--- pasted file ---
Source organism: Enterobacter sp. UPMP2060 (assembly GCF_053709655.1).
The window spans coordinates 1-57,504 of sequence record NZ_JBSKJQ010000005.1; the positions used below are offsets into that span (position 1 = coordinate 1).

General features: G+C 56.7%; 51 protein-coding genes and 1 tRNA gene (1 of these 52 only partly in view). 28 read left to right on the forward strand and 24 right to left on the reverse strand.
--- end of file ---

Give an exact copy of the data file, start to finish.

Source organism: Enterobacter sp. UPMP2060 (assembly GCF_053709655.1).
The window spans coordinates 1-57,504 of sequence record NZ_JBSKJQ010000005.1; the positions used below are offsets into that span (position 1 = coordinate 1).

General features: G+C 56.7%; 51 protein-coding genes and 1 tRNA gene (1 of these 52 only partly in view). 28 read left to right on the forward strand and 24 right to left on the reverse strand.